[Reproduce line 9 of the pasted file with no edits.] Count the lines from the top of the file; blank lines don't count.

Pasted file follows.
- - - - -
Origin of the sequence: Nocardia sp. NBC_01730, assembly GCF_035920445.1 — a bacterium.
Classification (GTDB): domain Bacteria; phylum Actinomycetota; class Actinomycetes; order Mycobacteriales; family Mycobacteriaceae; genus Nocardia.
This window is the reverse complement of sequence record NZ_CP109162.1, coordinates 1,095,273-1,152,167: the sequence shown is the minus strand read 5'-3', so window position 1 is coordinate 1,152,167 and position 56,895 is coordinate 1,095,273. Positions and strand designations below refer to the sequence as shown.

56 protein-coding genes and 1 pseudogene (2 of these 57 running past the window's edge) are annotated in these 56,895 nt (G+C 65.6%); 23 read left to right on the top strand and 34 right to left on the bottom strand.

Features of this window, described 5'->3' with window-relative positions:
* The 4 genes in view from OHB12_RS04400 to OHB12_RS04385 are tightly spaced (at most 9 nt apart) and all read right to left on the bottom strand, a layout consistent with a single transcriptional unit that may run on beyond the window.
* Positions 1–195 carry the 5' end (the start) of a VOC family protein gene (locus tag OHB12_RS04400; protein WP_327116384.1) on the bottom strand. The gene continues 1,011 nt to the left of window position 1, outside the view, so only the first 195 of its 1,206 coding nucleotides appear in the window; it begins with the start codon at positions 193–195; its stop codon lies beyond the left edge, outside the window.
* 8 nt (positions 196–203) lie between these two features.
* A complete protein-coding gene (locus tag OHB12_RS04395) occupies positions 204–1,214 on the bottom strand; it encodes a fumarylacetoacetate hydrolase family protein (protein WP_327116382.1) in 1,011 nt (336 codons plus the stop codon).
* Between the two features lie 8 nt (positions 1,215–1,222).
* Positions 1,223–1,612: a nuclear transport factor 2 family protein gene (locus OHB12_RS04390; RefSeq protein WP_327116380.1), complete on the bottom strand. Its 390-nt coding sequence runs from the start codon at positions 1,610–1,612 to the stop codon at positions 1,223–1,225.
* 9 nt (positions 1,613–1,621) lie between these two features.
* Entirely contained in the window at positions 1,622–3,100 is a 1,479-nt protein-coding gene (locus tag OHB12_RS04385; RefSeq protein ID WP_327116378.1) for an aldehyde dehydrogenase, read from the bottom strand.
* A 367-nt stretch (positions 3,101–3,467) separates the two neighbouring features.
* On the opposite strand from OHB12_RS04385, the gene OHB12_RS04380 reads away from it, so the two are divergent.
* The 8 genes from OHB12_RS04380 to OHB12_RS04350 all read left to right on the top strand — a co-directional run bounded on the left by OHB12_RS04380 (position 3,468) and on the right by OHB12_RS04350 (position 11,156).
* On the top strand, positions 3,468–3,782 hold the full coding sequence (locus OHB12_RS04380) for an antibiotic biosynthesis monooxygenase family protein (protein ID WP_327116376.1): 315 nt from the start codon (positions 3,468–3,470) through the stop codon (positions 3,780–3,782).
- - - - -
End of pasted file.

* A complete protein-coding gene (locus tag OHB12_RS04395) occupies positions 204–1,214 on the bottom strand; it encodes a fumarylacetoacetate hydrolase family protein (protein WP_327116382.1) in 1,011 nt (336 codons plus the stop codon).